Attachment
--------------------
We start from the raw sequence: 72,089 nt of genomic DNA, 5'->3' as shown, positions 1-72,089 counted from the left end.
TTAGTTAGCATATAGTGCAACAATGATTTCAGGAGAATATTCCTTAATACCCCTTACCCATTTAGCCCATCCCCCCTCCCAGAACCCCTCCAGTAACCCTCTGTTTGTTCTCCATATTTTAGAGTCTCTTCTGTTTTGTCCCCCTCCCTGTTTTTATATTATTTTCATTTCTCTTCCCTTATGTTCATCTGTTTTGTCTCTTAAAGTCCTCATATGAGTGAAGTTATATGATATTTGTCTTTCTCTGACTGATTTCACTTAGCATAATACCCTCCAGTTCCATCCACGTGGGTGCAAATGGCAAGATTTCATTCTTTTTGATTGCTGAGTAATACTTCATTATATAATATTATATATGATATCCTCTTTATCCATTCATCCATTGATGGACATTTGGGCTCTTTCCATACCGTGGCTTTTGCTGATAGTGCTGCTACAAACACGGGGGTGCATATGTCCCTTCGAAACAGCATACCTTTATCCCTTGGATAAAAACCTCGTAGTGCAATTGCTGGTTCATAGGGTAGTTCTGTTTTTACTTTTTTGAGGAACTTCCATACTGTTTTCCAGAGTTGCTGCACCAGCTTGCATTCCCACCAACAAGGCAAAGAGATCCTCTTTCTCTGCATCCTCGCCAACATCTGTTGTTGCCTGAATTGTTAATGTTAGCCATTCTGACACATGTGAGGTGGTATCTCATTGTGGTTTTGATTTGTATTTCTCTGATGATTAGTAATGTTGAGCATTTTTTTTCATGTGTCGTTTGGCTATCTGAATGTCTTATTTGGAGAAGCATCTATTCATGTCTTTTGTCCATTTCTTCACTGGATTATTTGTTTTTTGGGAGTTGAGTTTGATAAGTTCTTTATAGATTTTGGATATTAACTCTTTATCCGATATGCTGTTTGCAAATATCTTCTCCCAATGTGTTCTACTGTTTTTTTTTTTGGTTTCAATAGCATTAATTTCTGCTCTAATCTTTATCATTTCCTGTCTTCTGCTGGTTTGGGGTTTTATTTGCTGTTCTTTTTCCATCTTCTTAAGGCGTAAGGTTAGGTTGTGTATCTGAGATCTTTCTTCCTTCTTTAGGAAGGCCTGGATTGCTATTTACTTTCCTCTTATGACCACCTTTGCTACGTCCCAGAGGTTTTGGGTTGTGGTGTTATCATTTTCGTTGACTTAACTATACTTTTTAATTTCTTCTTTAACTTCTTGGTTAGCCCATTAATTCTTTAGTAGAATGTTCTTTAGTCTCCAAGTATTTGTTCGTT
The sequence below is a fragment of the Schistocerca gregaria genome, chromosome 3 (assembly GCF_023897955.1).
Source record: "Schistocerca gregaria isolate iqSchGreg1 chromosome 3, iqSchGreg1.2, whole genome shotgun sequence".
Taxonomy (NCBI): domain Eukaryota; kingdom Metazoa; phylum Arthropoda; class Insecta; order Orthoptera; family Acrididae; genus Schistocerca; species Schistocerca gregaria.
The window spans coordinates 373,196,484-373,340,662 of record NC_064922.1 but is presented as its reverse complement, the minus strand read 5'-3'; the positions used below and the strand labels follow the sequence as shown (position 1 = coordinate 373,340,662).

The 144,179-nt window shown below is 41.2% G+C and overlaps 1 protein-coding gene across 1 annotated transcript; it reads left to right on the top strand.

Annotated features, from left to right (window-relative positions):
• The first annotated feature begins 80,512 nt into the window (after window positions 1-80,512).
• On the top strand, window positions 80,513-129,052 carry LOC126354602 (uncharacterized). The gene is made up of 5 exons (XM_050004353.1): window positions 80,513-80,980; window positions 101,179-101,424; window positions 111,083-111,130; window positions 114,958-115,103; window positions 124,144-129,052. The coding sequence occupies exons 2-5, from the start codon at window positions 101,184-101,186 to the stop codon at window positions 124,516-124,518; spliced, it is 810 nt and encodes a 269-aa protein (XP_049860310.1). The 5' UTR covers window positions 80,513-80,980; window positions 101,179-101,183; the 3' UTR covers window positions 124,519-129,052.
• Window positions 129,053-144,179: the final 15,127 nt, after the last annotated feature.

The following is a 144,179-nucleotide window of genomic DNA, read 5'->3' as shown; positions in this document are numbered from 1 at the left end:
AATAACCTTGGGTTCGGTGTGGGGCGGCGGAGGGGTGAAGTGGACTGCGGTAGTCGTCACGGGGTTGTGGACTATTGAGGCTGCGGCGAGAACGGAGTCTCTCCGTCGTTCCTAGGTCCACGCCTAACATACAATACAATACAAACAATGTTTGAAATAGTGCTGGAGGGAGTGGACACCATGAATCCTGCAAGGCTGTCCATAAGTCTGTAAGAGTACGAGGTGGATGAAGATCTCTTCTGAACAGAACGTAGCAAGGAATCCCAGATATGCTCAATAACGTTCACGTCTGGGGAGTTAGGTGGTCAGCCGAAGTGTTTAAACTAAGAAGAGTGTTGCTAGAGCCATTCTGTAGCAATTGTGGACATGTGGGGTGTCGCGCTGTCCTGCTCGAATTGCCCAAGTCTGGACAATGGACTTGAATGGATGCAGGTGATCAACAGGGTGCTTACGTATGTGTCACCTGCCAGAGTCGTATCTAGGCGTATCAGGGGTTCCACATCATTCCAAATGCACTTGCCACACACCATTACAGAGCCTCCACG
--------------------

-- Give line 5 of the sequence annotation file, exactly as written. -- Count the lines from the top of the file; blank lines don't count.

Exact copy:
Taxonomy (NCBI): domain Eukaryota; kingdom Metazoa; phylum Arthropoda; class Insecta; order Orthoptera; family Acrididae; genus Schistocerca; species Schistocerca gregaria.